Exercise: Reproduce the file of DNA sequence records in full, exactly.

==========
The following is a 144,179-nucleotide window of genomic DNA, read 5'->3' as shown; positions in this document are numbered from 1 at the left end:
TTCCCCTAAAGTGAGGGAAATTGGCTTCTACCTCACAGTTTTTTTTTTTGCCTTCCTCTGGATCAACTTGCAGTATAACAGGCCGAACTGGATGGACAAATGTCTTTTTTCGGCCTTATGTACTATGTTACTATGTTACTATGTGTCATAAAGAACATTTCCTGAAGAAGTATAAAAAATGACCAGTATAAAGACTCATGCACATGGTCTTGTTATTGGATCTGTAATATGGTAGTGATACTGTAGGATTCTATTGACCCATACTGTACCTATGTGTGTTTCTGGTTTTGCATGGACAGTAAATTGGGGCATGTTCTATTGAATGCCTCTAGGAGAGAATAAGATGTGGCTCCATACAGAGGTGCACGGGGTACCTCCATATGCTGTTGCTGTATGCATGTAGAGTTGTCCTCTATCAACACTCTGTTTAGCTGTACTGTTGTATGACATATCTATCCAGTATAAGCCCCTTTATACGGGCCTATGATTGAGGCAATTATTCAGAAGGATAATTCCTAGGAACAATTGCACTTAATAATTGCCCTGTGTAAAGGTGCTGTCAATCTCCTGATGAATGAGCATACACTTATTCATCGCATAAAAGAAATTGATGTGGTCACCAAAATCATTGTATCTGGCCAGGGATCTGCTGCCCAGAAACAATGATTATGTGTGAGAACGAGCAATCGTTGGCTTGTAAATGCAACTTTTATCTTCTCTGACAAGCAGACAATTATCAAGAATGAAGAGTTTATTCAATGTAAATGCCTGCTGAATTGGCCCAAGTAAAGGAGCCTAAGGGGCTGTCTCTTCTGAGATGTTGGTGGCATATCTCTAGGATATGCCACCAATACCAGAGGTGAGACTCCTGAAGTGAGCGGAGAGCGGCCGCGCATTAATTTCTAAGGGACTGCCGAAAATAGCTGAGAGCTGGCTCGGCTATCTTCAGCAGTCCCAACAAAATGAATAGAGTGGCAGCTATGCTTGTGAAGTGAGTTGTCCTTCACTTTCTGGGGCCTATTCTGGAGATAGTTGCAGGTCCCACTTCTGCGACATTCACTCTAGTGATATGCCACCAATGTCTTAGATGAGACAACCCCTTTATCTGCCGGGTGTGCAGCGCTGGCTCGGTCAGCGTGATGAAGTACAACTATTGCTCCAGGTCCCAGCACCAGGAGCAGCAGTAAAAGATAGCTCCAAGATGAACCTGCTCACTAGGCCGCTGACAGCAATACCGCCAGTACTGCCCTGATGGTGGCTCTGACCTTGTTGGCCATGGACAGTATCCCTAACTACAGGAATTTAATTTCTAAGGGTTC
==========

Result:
The following is a 144,179-nucleotide window of genomic DNA, read 5'->3' as shown; positions in this document are numbered from 1 at the left end:
TTCCCCTAAAGTGAGGGAAATTGGCTTCTACCTCACAGTTTTTTTTTTTGCCTTCCTCTGGATCAACTTGCAGTATAACAGGCCGAACTGGATGGACAAATGTCTTTTTTCGGCCTTATGTACTATGTTACTATGTTACTATGTGTCATAAAGAACATTTCCTGAAGAAGTATAAAAAATGACCAGTATAAAGACTCATGCACATGGTCTTGTTATTGGATCTGTAATATGGTAGTGATACTGTAGGATTCTATTGACCCATACTGTACCTATGTGTGTTTCTGGTTTTGCATGGACAGTAAATTGGGGCATGTTCTATTGAATGCCTCTAGGAGAGAATAAGATGTGGCTCCATACAGAGGTGCACGGGGTACCTCCATATGCTGTTGCTGTATGCATGTAGAGTTGTCCTCTATCAACACTCTGTTTAGCTGTACTGTTGTATGACATATCTATCCAGTATAAGCCCCTTTATACGGGCCTATGATTGAGGCAATTATTCAGAAGGATAATTCCTAGGAACAATTGCACTTAATAATTGCCCTGTGTAAAGGTGCTGTCAATCTCCTGATGAATGAGCATACACTTATTCATCGCATAAAAGAAATTGATGTGGTCACCAAAATCATTGTATCTGGCCAGGGATCTGCTGCCCAGAAACAATGATTATGTGTGAGAACGAGCAATCGTTGGCTTGTAAATGCAACTTTTATCTTCTCTGACAAGCAGACAATTATCAAGAATGAAGAGTTTATTCAATGTAAATGCCTGCTGAATTGGCCCAAGTAAAGGAGCCTAAGGGGCTGTCTCTTCTGAGATGTTGGTGGCATATCTCTAGGATATGCCACCAATACCAGAGGTGAGACTCCTGAAGTGAGCGGAGAGCGGCCGCGCATTAATTTCTAAGGGACTGCCGAAAATAGCTGAGAGCTGGCTCGGCTATCTTCAGCAGTCCCAACAAAATGAATAGAGTGGCAGCTATGCTTGTGAAGTGAGTTGTCCTTCACTTTCTGGGGCCTATTCTGGAGATAGTTGCAGGTCCCACTTCTGCGACATTCACTCTAGTGATATGCCACCAATGTCTTAGATGAGACAACCCCTTTATCTGCCGGGTGTGCAGCGCTGGCTCGGTCAGCGTGATGAAGTACAACTATTGCTCCAGGTCCCAGCACCAGGAGCAGCAGTAAAAGATAGCTCCAAGATGAACCTGCTCACTAGGCCGCTGACAGCAATACCGCCAGTACTGCCCTGATGGTGGCTCTGACCTTGTTGGCCATGGACAGTATCCCTAACTACAGGAATTTAATTTCTAAGGGTTC